Saturday, September 26, 2009
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Sports columnist Aaron McFarling: Devaluing offensive stats is part of the problem

BLACKSBURG -- Virginia Tech coach Frank Beamer repeatedly has said he does not care about stats.

He does not care about total yards. He does not care about offensive rankings.

All that matters, he says, is the scoreboard.

But that's too simplistic. Myopic. It's well past time that he did care about stats, and offensive coordinator Bryan Stinespring should join him. They should start today, when the No. 11 Hokies host No. 9 Miami.

Set a goal for total yards gained. Announce it to the team.

Then meet it -- or admit failure, regardless of what the scoreboard says.

Why? Because Tech's defense does. And Tech's defense is the foundation upon which this program is built. If caring about statistics and defensive rankings is good enough for coordinator Bud Foster, who has consistently fielded some of the top units in the nation, it should be good enough for Stinespring, who has fielded some of the worst.

Just look at what happened this week, following Tech's come-from-behind, 16-15 victory over Nebraska. Tech's offensive players continued to talk in nebulous terms about needing to do the little things, to study film, to eliminate the minor errors that are keeping them from becoming the powerful unit they want to be.

Tech's defensive players, meanwhile, were results-oriented and clear: Their current rankings -- 107th against the run, 27th against the pass, 77th overall -- are unacceptable. Foster talked about being "embarrassed" by all the rushing yards they've allowed. They're giving up too many big plays, missing too many tackles, and it needs to stop.

"We'll fix it by Miami," defensive back Eddie Whitley said this week. "Trust me."

But by Beamer's definition, there's nothing to fix. By Beamer's definition, the Hokies' defense did exactly what it was supposed to do against Nebraska -- keep points off the scoreboard by turning potential touchdowns into field goals.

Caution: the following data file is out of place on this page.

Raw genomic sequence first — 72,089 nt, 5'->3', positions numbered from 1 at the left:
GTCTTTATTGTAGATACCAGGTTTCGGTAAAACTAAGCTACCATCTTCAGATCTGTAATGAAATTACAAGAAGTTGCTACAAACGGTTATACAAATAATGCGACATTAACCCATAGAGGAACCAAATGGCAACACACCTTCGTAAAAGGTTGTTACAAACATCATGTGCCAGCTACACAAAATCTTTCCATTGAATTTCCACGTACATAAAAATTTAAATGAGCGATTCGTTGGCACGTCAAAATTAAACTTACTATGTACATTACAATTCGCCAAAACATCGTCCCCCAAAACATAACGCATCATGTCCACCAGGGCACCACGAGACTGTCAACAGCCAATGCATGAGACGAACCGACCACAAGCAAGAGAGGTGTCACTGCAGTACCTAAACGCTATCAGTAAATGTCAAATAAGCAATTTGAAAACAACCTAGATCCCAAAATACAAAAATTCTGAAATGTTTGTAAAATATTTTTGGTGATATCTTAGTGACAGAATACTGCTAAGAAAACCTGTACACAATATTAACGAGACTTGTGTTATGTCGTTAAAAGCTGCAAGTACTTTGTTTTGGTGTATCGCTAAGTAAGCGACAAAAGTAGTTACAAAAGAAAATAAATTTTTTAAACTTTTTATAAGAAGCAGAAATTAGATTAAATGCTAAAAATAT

Field goals are worth next to nothing in college football. Tech yielded five of them last week and nothing more. Yet Tech's defensive players still expressed their disappointment in having allowed 343 yards to the Cornhuskers, including 207 on the ground.

"We feel like we've been playing good defense, but we haven't been putting up the stats," linebacker Cody Grimm said. "Too many yards. We've got to clean that up before this week.

"There's definitely pride [in the unit]. We want to carry on the tradition of the Virginia Tech defenses."

Tech's offense has a less pristine tradition, as everyone knows. The Hokies were 105th in total offense last year, 100th in '07, 99th in '06. They're 78th this year, despite a 605-yard outburst against Marshall on Sept. 12.

It's time these rankings started resonating with Beamer and Stinespring. Otherwise, their futility against the best will continue.

The reason Tech often looks bad against top teams is because great programs don't allow gift scores.

Alabama's not going to throw you four interceptions and let you run back two for touchdowns. Nebraska's not going to muff three punts and set up short fields. At some point, you're going to need to move the ball on your own, sustain some drives and finish them.

As a top-10 team, Miami fits the not-going-to-beat-itself profile. So Tech's offense should set an ambitious -- but reachable -- goal today. Let's say 375 yards.

Last year, Georgia Tech finished 50th in the nation in total offense with an average of 372.4 yards a game. While 50th shouldn't be the ultimate goal of any offense, Tech needs to start somewhere.

The first step is admitting there's a problem. The next is addressing it in clear, tangible ways.

Foster has done both. Beamer and Stinespring? To this point, it seems like they're just watching the scoreboard and hoping.

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